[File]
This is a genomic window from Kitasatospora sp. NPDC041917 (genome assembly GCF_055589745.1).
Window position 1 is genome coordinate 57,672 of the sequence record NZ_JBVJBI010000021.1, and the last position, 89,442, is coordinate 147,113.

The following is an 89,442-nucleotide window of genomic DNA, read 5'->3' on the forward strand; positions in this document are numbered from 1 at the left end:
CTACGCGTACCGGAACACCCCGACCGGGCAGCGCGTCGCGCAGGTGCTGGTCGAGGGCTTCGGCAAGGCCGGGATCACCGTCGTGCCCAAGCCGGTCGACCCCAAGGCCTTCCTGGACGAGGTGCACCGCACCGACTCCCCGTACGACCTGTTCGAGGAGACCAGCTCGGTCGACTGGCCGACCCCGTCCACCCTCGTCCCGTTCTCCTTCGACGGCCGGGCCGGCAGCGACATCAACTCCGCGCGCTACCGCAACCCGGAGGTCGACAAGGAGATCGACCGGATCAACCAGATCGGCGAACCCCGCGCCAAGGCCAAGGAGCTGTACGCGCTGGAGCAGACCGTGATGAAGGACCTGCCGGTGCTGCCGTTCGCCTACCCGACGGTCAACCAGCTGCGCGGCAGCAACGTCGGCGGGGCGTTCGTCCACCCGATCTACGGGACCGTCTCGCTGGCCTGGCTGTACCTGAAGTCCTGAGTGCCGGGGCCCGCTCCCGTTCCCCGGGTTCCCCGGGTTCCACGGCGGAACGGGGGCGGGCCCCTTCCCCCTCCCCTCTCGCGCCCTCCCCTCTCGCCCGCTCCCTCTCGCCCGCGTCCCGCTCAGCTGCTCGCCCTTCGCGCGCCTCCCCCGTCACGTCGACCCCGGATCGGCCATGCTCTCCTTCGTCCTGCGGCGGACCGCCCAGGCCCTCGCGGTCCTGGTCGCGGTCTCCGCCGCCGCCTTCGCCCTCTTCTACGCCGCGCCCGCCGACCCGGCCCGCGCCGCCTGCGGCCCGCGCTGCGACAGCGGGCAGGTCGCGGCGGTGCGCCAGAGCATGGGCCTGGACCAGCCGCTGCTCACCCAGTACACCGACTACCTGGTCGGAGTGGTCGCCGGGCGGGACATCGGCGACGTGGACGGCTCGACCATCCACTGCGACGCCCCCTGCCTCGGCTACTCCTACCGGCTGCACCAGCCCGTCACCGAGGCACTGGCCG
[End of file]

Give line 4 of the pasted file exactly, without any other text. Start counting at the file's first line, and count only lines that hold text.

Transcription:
CTACGCGTACCGGAACACCCCGACCGGGCAGCGCGTCGCGCAGGTGCTGGTCGAGGGCTTCGGCAAGGCCGGGATCACCGTCGTGCCCAAGCCGGTCGACCCCAAGGCCTTCCTGGACGAGGTGCACCGCACCGACTCCCCGTACGACCTGTTCGAGGAGACCAGCTCGGTCGACTGGCCGACCCCGTCCACCCTCGTCCCGTTCTCCTTCGACGGCCGGGCCGGCAGCGACATCAACTCCGCGCGCTACCGCAACCCGGAGGTCGACAAGGAGATCGACCGGATCAACCAGATCGGCGAACCCCGCGCCAAGGCCAAGGAGCTGTACGCGCTGGAGCAGACCGTGATGAAGGACCTGCCGGTGCTGCCGTTCGCCTACCCGACGGTCAACCAGCTGCGCGGCAGCAACGTCGGCGGGGCGTTCGTCCACCCGATCTACGGGACCGTCTCGCTGGCCTGGCTGTACCTGAAGTCCTGAGTGCCGGGGCCCGCTCCCGTTCCCCGGGTTCCCCGGGTTCCACGGCGGAACGGGGGCGGGCCCCTTCCCCCTCCCCTCTCGCGCCCTCCCCTCTCGCCCGCTCCCTCTCGCCCGCGTCCCGCTCAGCTGCTCGCCCTTCGCGCGCCTCCCCCGTCACGTCGACCCCGGATCGGCCATGCTCTCCTTCGTCCTGCGGCGGACCGCCCAGGCCCTCGCGGTCCTGGTCGCGGTCTCCGCCGCCGCCTTCGCCCTCTTCTACGCCGCGCCCGCCGACCCGGCCCGCGCCGCCTGCGGCCCGCGCTGCGACAGCGGGCAGGTCGCGGCGGTGCGCCAGAGCATGGGCCTGGACCAGCCGCTGCTCACCCAGTACACCGACTACCTGGTCGGAGTGGTCGCCGGGCGGGACATCGGCGACGTGGACGGCTCGACCATCCACTGCGACGCCCCCTGCCTCGGCTACTCCTACCGGCTGCACCAGCCCGTCACCGAGGCACTGGCCG